Preventing Hearing Loss

A black and white image of three people testing an audiometer, one man has headphones on his ears while a woman looks on and another man is testing a read-out from the machine.

In 1953, Wisconsin added occupational hearing loss to the list of claimable conditions under workers compensation. Employers Mutual of Wausau quickly created a program that would make the company an industry leader in hearing loss prevention. Creating a hearing loss prevention program not only reduced future costs from hearing damage claims, it also presented the company with the opportunity to be “the first” in a new field of workers compensation insurance. In fact, Employers Mutual salesmen were often encouraged to use the company’s pioneering entry into hearing loss claims as marketing.

Three Approaches to Hearing Loss Prevention

The Employers’ Mutual hearing preservation program that emerged by 1956 set out three broad objectives:

  1. Conduct noise level surveys to determine if—and where—extreme noise might injure worker hearing.
  2. Find ways of controlling excessive noise.
  3. Conduct worker hearing screenings prior to employment.1

Employers Mutual understood that reducing hearing loss required new and different tactics. They could use bulletins and newsletters to ask workers to notice safety problems like worn out tools or uncovered machinery, but they could not expect workers to recognize dangerous noise levels. Hearing damage came from long exposure to noise that might fail to register as too loud. Since the average human couldn’t determine dangerous noise levels through hearing alone, Employers Mutual sent safety experts into noisy workplaces armed with specially designed audio-detection equipment to find it for them.

Image from a page in a manual instructing technicians on how to use the audiometer.
Pages from Employers Mutual’s popular 1954 “Guide for Industrial Audiometric Technicians.” The guide taught the basics of audiology. Scan courtesy of the Marathon County Historical Society.

 

The first two elements of Employers Mutual’s hearing loss prevention program were thus accomplished the company’s field staff and engineers. These experts were dispatched to test noise levels in policyholder workplaces, and to offer suggestions on how to reduce noise exposure.

The final part of the hearing loss prevention program—to screen new employees for sensitive or damaged hearing before putting them to work—then fell to Employers Mutual’s consulting nurses. Since 1928, Employers Mutual had been sending nurses to their policyholders to provide medical expertise. In those days these “industrial nurses” advised on treating injured employees, provided training in basic first aid and industrial hygiene, and administered pre-employment checkups to make sure the health of new workers would not become a liability later. But by the 1950s, the role of the industrial nurse was shifting to find more technical and specialized ways of improving safety and health at work.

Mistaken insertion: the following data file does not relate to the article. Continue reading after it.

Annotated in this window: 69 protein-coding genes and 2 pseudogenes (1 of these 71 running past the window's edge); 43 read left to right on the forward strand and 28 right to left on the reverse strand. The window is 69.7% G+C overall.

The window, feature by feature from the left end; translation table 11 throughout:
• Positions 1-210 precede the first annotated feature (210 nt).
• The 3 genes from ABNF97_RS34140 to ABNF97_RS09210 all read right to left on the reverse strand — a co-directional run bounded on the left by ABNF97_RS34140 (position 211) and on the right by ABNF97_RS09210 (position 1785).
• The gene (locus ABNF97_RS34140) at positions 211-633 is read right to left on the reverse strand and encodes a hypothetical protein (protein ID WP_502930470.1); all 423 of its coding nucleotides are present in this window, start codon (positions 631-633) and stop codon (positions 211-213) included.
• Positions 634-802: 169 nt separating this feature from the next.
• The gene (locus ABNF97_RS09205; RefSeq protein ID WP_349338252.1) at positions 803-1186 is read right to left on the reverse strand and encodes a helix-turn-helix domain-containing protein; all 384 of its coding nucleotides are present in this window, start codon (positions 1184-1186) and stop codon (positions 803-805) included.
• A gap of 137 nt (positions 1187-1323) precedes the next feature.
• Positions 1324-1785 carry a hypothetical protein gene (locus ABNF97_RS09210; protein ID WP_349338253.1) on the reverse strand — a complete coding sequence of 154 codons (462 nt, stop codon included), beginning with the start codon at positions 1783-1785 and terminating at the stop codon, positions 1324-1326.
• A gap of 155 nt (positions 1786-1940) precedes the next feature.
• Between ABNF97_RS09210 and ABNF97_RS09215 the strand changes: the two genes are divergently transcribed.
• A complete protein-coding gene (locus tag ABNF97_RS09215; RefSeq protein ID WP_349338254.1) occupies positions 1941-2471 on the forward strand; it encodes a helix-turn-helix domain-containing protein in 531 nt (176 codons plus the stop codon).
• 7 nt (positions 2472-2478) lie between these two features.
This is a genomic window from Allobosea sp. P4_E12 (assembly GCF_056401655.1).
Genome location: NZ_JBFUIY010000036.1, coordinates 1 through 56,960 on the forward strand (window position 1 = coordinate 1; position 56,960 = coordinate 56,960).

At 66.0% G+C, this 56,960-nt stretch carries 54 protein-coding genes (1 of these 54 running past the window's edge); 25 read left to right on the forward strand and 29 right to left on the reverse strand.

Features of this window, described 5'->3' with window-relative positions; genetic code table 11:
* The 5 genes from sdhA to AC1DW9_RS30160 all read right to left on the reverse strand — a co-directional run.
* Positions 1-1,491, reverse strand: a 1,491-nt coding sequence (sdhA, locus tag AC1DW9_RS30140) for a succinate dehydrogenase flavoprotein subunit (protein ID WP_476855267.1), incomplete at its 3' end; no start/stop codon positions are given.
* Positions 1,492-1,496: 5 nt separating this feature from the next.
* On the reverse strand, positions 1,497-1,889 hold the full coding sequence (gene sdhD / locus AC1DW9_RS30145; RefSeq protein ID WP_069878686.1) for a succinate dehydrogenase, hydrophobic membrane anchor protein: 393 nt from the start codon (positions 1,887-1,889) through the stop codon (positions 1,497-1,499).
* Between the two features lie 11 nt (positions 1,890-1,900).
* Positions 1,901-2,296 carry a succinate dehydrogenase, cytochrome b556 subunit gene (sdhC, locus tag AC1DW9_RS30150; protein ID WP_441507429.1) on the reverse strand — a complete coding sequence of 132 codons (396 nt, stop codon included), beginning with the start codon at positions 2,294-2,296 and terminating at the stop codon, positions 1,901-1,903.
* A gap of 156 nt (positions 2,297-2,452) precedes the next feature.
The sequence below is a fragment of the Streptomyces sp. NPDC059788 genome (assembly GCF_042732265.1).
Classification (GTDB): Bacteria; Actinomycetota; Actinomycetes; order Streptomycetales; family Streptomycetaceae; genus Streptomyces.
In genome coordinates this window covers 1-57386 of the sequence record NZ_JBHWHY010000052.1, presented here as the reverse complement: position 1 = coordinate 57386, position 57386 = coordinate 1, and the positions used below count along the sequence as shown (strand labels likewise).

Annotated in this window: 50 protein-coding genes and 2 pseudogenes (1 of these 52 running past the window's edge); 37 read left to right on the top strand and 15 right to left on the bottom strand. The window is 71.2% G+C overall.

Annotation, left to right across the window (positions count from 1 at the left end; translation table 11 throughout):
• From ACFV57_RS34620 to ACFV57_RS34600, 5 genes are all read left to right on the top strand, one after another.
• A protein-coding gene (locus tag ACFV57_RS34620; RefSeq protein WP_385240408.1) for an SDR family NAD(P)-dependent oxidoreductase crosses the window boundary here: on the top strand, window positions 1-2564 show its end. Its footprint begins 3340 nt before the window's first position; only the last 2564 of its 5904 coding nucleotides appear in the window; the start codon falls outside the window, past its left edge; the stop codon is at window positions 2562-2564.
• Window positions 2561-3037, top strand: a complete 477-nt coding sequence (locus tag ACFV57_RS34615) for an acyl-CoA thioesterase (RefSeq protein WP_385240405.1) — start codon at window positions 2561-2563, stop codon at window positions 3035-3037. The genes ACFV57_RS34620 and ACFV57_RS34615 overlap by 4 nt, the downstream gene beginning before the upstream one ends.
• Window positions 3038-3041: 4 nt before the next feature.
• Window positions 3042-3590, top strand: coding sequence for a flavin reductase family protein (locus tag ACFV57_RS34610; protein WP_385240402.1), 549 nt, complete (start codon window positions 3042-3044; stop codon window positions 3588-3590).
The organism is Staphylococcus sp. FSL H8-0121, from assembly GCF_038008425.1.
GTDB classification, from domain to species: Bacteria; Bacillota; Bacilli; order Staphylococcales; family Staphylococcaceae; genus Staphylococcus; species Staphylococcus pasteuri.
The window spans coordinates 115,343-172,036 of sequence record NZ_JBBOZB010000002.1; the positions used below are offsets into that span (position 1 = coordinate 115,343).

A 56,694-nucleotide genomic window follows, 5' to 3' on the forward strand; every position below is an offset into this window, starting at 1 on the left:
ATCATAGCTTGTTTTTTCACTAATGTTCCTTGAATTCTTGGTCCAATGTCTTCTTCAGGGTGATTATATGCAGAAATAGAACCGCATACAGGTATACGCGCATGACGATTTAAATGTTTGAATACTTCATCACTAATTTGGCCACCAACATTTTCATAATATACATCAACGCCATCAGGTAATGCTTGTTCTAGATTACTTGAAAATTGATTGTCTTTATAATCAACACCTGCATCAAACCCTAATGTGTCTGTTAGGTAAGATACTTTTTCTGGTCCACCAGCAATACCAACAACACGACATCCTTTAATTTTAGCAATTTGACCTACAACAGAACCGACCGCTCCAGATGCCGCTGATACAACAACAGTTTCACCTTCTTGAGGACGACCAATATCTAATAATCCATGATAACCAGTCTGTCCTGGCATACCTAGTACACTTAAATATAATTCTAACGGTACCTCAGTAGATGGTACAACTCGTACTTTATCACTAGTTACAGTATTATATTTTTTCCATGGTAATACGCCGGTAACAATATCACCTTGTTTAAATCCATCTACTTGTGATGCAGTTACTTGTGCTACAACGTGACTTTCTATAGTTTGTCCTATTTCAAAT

Part of that shift included testing hearing of new employees using audiometers. By testing the hearing of new employees before they started working in a noisy factory, Employers Mutual’s Occupational Health Nurses (as industrial nurses were renamed in 1954) could determine if extra sensitive hearing or existing hearing damage would put the new worker at risk of hearing loss. This let the employer avoid filling a position with an employee who was more likely to be hurt.

The Employers Mutual Maico Audiometer
Color photograph of a audiometer, which looks a bit like a box with knobs and wires coming out of it.
A Maico audiometer used by Employers Mutual of Wausau, WI, to test for hearing loss at workplaces in the mid-to-late 1960s. Photograph courtesy of the Marathon County Historical Society.

 

The Marathon County Historical Society audiometer was used by one of Employers Mutual’s Occupational Health Consultants named Helen Onyett, from the Indianapolis branch office. Before she was hired by Employers Mutual in 1965, Onyett had served for over twenty years in the U.S. Army’s nursing corps and the reserves (she also holds the distinction of being the first Chinese-American woman to reach the rank of Colonel). At Employers Mutual, Helen rose to take on more responsibility and expertise by becoming a Senior Health Occupational Consultant before retiring in 1980.

A portrait of Helen Oynett
Helen Onyett, c. 1970. Onyett was an Occupational Health Consultant for Employers Mutual.

Considering how common these hearing-testing tests are today, it might be easy to overlook how new the medical field is. After all, the word “audiology” was only coined in 1946! Audiometers were a new technology in the 1950s when Employers Mutual began to promote their use as preventative equipment. The first audiometers developed in the 1920s were large, temperamental, and needed extensive scientific experience to understand. But within a few decades audiometers were developed that were portable enough to take out of the lab and into the workplace, and training was developed to let people read and operate audiometers without having a doctorate in audiology. Employers Mutual of Wausau played a key role in making hearing a workplace safety concern embraced across the country.


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About the Author

Ben Clark


Notes

Employers Mutual Memos to “Sales General” from S.E. Staples, March 1955, attached to “Guide for Industrial Audiometric Technicians,” Marathon County Historical Society archives.


Object story created November, 2016

Featured image: Head of the Employers Mutual Hearing Loss Prevention program Dr. Roger Maas demonstrates an audiometer for Mrs. Drew, a visiting industrial nurse from England, 1967. Photograph courtesy of the Marathon County Historical Society.